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  • Simone Jacob

Hello, my name is VAGINA and I do not want to be ashamed anymore!


I live embedded in the vulva and am an extremely sensitive creature and yes, I age just like the rest of my wearer.

The year is 2022 and most women consider themselves emancipated, yet there is this one fabled region of our body that is still largely unknown to us and whose name we only publicly mouth under duress and blushes of shame.

VAGINA

I also hesitated for a long time before I started to write this text. Embarrassing, unsexy, too intimate the topic

VAGINA AND SEX IN THE AGE...

But then I thought, hey, I'm the cheerleader of my own life. It's up to each and every one, consequently me, to get this topic out of the muddy corner. Because all vaginas have to tell is simply life and the story of getting older and passing away.

Dear sisters, that which takes place between our legs and on which - just like on the rest of us - the ravages of time gnaw, is not a place of shame. At most, what is shameful is our attitude toward it.

Our vagina usually only plays a role in connection with sex. There it is also called differently. "Pussy" is still one of the nicer terms. But our vagina is much more than just a source of pleasure and the place from which children pop. Above all, it is an independent being that reacts to the changes in our hormones and age, just like the rest of us.

Let's be clear: vaginas and vulvas age, become wrinkled, cracked and dry. This can cause significant problems in everyday life and sex, especially during peri-, menopause and post-menopause! So let's talk. Because silence does not help and does not heal!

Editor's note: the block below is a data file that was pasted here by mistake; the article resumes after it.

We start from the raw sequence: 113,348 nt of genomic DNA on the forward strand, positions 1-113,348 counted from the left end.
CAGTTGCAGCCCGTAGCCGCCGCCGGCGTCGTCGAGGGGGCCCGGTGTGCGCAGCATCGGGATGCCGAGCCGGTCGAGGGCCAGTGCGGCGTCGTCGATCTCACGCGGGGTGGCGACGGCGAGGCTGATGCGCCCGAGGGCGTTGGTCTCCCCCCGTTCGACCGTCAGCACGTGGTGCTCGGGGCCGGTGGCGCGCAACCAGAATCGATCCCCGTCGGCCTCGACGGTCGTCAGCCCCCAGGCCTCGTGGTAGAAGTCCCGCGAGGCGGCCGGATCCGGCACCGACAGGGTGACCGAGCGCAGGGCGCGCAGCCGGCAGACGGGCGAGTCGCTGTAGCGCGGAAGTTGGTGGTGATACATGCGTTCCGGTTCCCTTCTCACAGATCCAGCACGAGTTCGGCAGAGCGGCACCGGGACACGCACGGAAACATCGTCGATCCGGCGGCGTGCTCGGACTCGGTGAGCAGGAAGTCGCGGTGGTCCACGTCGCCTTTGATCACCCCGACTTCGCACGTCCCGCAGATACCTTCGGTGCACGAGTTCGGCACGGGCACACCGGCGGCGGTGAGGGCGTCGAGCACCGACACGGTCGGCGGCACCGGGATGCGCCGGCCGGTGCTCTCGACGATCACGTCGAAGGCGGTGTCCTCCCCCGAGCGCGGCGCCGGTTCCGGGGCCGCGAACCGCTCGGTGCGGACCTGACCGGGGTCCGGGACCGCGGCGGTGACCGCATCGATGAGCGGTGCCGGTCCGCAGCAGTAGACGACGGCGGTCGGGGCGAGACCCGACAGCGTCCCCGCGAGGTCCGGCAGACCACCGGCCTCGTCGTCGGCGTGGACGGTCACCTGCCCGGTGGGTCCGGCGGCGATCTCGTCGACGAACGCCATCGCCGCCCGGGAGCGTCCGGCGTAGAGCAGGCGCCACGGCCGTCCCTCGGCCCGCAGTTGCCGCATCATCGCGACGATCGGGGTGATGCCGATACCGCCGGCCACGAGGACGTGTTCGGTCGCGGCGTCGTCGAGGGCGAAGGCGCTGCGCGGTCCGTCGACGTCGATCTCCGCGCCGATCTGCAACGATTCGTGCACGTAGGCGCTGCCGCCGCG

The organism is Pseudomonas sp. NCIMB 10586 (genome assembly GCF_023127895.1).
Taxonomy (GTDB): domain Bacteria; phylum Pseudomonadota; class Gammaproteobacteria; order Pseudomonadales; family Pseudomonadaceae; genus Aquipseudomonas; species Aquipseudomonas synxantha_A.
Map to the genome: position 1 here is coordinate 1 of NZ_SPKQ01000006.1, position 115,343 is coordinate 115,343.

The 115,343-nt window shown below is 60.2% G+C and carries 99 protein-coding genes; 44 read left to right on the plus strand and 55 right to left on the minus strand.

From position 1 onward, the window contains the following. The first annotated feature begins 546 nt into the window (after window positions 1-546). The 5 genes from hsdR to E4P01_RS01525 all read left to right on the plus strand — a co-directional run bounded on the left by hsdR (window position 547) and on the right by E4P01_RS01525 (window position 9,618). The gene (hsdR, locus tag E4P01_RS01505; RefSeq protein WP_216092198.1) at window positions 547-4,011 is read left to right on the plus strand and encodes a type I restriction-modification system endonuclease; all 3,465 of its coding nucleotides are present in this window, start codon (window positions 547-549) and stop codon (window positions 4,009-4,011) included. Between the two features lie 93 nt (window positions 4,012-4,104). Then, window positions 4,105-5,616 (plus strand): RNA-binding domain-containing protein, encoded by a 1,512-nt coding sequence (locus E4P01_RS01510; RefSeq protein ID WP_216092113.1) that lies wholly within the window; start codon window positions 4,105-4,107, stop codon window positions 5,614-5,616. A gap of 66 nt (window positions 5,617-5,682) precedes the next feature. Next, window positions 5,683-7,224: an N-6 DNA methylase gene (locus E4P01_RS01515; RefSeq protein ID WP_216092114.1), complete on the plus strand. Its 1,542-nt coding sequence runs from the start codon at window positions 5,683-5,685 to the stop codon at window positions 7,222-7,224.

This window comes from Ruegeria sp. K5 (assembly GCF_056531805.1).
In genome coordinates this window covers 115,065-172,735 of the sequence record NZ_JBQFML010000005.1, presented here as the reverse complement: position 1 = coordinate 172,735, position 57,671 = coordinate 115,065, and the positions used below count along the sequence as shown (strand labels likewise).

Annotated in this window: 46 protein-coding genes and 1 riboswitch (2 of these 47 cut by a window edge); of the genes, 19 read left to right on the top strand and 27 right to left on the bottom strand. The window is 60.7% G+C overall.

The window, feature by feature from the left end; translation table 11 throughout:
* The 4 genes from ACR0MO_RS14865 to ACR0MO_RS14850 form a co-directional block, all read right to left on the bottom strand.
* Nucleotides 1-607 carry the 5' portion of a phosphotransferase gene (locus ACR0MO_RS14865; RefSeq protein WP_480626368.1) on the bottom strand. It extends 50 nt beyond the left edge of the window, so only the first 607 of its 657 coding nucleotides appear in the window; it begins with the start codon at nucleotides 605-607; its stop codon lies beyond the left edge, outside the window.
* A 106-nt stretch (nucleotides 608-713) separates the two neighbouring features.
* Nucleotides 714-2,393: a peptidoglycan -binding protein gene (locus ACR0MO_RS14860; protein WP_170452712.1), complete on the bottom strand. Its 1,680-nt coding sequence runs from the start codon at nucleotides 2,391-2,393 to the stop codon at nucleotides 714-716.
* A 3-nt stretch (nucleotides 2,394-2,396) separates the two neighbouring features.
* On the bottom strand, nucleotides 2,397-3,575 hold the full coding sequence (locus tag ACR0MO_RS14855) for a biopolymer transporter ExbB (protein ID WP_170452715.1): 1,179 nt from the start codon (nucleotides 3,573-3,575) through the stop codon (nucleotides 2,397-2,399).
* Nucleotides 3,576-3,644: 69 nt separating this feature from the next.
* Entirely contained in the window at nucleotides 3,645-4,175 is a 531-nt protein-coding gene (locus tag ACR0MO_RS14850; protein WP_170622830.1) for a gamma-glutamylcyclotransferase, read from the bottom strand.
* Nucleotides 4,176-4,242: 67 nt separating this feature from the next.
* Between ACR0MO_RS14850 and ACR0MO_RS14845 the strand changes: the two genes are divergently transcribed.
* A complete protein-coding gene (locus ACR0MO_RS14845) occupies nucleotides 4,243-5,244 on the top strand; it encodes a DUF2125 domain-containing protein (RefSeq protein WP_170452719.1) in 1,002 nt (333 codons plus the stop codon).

After menopause, the female body can hardly store any moisture in the skin. This dryness naturally also affects our skin around the bottom, i.e. the skin of our labia and the mucous membranes of our vagina. They become dry and thus very sensitive. This means sex that used to go all the time - even without foreplay - is now painful because the vaginal skin is thinner and can tear easily inside and out.


For many women beyond 60, penetration is therefore a painful affair. Often, however, women are embarrassed to talk about it with their husbands. They feel they are failing as a woman or are afraid of losing their man if they can't give him what he needs. Silently and in pain they endure sex for the sake of their husband.


I know that not every woman is as lucky as I am to have an understanding partner and it is certainly not easy to bring up this delicate subject. But a relationship without penetration does not have to be sexless, sexuality and intimacy can take place on many levels. You can give each other an erotic massage, kiss passionately, cuddle on the sofa, walk hand in hand.

The aging of our genitals is a completely natural process that affects almost every woman at some point, more or less half of the world's population, that is, four billion!!! And yet we hardly know anything about it.

Bedenke, auch Dein Partner wird älter und sein bestes Stück funktioniert vielleicht auch weniger aufrecht als mit 30. Möglicherweise ist er sogar froh, von der Last des „immer Stehen müssens“ befreit zu sein. Wie auch immer, aber ganz sicher ist Schweigen und stilles Leiden der falsche Weg.